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Publication numberUS6297215 B1
Publication typeGrant
Application numberUS 09/307,200
Publication dateOct 2, 2001
Filing dateMay 7, 1999
Priority dateJun 2, 1995
Fee statusLapsed
Also published asUS6057291, US6465429, US6906035, US20030176337, WO1998025953A1
Publication number09307200, 307200, US 6297215 B1, US 6297215B1, US-B1-6297215, US6297215 B1, US6297215B1
InventorsRobert E. W. Hancock, Nedra Karunaratne
Original AssigneeThe University Of British Columbia
Export CitationBiBTeX, EndNote, RefMan
External Links: USPTO, USPTO Assignment, Espacenet
Microbiocides for treatment of endotoxemia or sepsis by administering
US 6297215 B1
Abstract
A novel class of cationic peptides having antimicrobial activity is provided. Examples of such peptides include NH2-KWKSFIKKLTTAVKKVLTTGLPALIS-COOH (SEQ ID NO:1) and NH2-KWKSFIKKLTSAAKKVVTTAKPLISS-COOH (SEQ ID NO:2). Also provided are methods for inhibiting the growth of bacteria utilizing the peptides of the invention. The peptides are particularly useful for inhibiting endotoxemia in a subject.
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Claims(5)
What is claimed is:
1. A method of treating an endotoxemia or sepsis associated disorder in a subject having or at risk of having such a disorder, comprising administering to the subject a therapeutically effective amount of a peptide having an amino acid sequence selected from the group consisting of:
NH2-KWKSFIKKLTTAVKKVLTTGLPALIS-COOH (SEQ ID NO:1),
NH2-KWKSFIKKLTSAAKKVVTTAKPLISS-COOH (SEQ ID NO:2),
NH2-KWKSFIKNLTKGGSKILTTGLPALIS-COOH (SEQ ID NO:3),
NH2-KWKKFIKNLTKGGSKILTTGLPALIS-COOH (SEQ ID NO:4),
NH2-KWKSFIKNLEKVLKPGGLLSNIVTSL-COOH (SEQ ID NO:5),
NH2-KWKSFIKNLEKVLKKGPILANLVSIV-COOH (SEQ ID NO:6),
NH2-KWKEFIKKLTTAVKKVLTTGLPALIS-COOH (SEQ ID NO:7),
NH2-KWKKFIKELQKVLAPGGLLSNIVTSL-COOH (SEQ ID NO:8),
NH2-KWKSFIKKLTSVLKKVVTTALPALIS-COOH (SEQ ID NO:9),
NH2-KWKSFIKNLTKVLKKVVTTALPALIS-COOH (SEQ ID NO:10),
NH2-KWKLFKKKGTGAVLTVLTTGLPALIS-COOH (SEQ ID NO:11),
NH2-KWKSFIKKLTSVLKKVVTTAKPLISS-COOH (SEQ ID NO:12),
NH2-KKKSFIKLLTSAKVSVLTTAKPLISS-COOH (SEQ ID NO:13),
NH2-KWKKFIKELQKVLKPGGLLSNIVTSL-COOH (SEQ ID NO:14),
NH2-KKWWRRVLSGLKTGPALSNV-COOH (SEQ ID NO:15),
NH2-KKWWRRVLKGLSSGPALSNV-COOH (SEQ ID NO:16),
NH2-KKWWRRALQALKNGPALSNV-COOH (SEQ ID NO:17),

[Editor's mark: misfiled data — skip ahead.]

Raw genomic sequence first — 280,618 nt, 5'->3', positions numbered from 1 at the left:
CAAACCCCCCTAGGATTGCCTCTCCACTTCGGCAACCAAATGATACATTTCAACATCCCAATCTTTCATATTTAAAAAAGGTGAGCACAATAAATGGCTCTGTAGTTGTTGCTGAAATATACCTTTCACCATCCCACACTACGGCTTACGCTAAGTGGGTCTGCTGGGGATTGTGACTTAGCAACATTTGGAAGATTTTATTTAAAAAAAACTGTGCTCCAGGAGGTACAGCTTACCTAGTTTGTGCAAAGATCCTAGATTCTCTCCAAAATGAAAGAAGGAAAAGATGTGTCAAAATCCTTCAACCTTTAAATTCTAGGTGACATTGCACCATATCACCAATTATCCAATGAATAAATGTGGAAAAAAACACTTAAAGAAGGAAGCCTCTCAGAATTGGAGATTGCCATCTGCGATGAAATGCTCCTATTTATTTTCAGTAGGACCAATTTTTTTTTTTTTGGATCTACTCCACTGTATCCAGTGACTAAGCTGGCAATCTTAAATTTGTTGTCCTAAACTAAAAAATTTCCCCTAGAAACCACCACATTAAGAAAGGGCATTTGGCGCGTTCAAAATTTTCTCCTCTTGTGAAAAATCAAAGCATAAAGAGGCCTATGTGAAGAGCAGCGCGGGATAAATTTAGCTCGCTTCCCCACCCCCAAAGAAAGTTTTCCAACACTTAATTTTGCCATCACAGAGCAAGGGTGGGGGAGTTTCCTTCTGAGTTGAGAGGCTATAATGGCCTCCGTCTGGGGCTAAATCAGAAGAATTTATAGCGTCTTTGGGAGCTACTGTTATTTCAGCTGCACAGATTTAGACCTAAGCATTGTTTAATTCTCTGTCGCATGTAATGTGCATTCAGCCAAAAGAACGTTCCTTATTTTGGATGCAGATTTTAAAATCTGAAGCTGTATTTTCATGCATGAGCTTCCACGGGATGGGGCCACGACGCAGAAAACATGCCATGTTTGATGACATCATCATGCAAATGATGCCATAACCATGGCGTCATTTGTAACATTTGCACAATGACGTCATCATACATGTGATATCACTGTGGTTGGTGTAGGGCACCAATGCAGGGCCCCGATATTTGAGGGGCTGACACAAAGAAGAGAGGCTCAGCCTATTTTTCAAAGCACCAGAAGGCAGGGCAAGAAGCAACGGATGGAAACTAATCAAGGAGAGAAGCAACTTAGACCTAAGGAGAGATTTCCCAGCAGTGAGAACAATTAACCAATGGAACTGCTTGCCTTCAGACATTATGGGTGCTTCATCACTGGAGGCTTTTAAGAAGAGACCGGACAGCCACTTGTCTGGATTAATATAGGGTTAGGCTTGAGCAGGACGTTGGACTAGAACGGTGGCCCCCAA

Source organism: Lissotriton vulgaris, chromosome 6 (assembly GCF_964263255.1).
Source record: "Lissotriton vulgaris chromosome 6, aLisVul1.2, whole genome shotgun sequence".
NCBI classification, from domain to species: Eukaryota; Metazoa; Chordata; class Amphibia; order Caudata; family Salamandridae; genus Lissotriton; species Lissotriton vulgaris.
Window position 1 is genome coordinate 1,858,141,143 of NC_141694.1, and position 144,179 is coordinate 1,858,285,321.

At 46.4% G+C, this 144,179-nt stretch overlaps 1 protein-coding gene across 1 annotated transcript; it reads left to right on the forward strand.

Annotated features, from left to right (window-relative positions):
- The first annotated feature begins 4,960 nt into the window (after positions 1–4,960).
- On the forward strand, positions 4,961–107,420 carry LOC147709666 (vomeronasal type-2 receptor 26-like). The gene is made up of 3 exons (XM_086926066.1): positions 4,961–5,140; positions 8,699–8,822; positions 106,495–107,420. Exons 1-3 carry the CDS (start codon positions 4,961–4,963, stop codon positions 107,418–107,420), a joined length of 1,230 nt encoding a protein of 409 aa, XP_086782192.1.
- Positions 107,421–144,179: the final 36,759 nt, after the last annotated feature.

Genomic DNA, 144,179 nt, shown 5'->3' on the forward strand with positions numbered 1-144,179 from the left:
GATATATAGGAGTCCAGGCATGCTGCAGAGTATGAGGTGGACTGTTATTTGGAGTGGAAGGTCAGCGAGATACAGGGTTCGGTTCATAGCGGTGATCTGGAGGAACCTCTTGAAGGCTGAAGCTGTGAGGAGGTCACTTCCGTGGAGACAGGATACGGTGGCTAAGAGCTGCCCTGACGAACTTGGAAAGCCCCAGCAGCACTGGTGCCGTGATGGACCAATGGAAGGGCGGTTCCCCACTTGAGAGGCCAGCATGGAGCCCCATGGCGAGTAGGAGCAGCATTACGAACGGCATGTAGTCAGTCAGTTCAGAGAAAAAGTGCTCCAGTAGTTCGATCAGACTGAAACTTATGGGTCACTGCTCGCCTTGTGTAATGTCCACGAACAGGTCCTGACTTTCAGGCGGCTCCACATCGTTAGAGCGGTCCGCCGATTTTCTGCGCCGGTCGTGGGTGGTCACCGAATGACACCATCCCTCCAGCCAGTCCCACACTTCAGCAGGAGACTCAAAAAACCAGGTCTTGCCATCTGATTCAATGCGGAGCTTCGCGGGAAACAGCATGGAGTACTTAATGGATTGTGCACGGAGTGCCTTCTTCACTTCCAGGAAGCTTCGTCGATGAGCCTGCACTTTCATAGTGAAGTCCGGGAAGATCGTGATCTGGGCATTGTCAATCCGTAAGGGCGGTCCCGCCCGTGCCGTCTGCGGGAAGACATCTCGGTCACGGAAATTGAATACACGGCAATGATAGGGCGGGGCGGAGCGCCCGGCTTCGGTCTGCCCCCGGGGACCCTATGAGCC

NH2-KKWWRRVLSGLKTAGPAIQSVLNK-COOH (SEQ ID NO:18),
NH2-KKWWRRALQGLKTAGPAIQSVLNK-COOH (SEQ ID NO:19),
NH2-KKWWKAQKAVNSGPNALQTLAQ-COOH (SEQ ID NO:20)
NH2-KKWWKAKKFANSGPNALQTLAQ-COOH (SEQ ID NO:21), and
NH2-KKWWKFIKKAVNSGTTGLQTLAS-COOH (SEQ ID NO:22).
2. The method of claim 1, wherein the disorder is septic shock.
3. The method of claim 1, further comprising administering an antibiotic.
4. The method of claim 3, wherein the class of antibiotic is selected from the group consisting of aminoglycosides, penicillins, cephalosporins, carbapenems, m-onobactams, quinolones, tetracyclines, glycopeptides, chloramphenicol, clindamycin, trimethoprim, sulfamethoxazole, nitrofurantoin, rifampin and mupirocin.
5. The method of claim 4, wherein the antibiotic is selected from the group consisting of amikacin, gentamicin, kanamycin, netilmicin, tobramycin, streptomycin, azithromycin, clarithromycin, erythromycin, erythromycin estolate/ethylsuccinate/gluceptate/lactobionate/stearate, penicillin G, penicillin V, methicillin, nafcillin, oxacillin, cloxacillin, dicloxacillin, ampicillin, amoxicillin, ticarcillin, carbenicillin, mezlocillin, azlocillin, piperacillin, cephalothin, cefazolin, cefaclor, c-efamandole, cefoxitin, cefuroxime, cefonicid, cefmetazole, cefotetan, cefprozil, loracarbef, cefetamet, cefoperazone, cefotaxime, ceftizoxime, ceftriaxone, ceftazidime, cefepime, cefixime, cefpodoxime, cefsulodin, imipenem, aztreonam, fleroxacin, nalidixic acid, norfloxacin, ciprofloxacin, ofloxacin, enoxacin, lomefloxacin, cinoxacin, doxycycline, minocycline, tetracycline, vancomycin, and teicoplanin.
Description

This is a divisional of U.S. application Ser. No. 08/763,226, filed Dec. 10, 1996, (pending).

This application is a continuation-in-part application of U.S. patent application Ser. No. 08/658,857 filed May 31, 1996 now abandoned, which is a continuation-in-part application of U.S. patent application Ser. No. 08/460,464 filed on Jun. 2, 1995 now U.S. Pat. No. 5,877,274.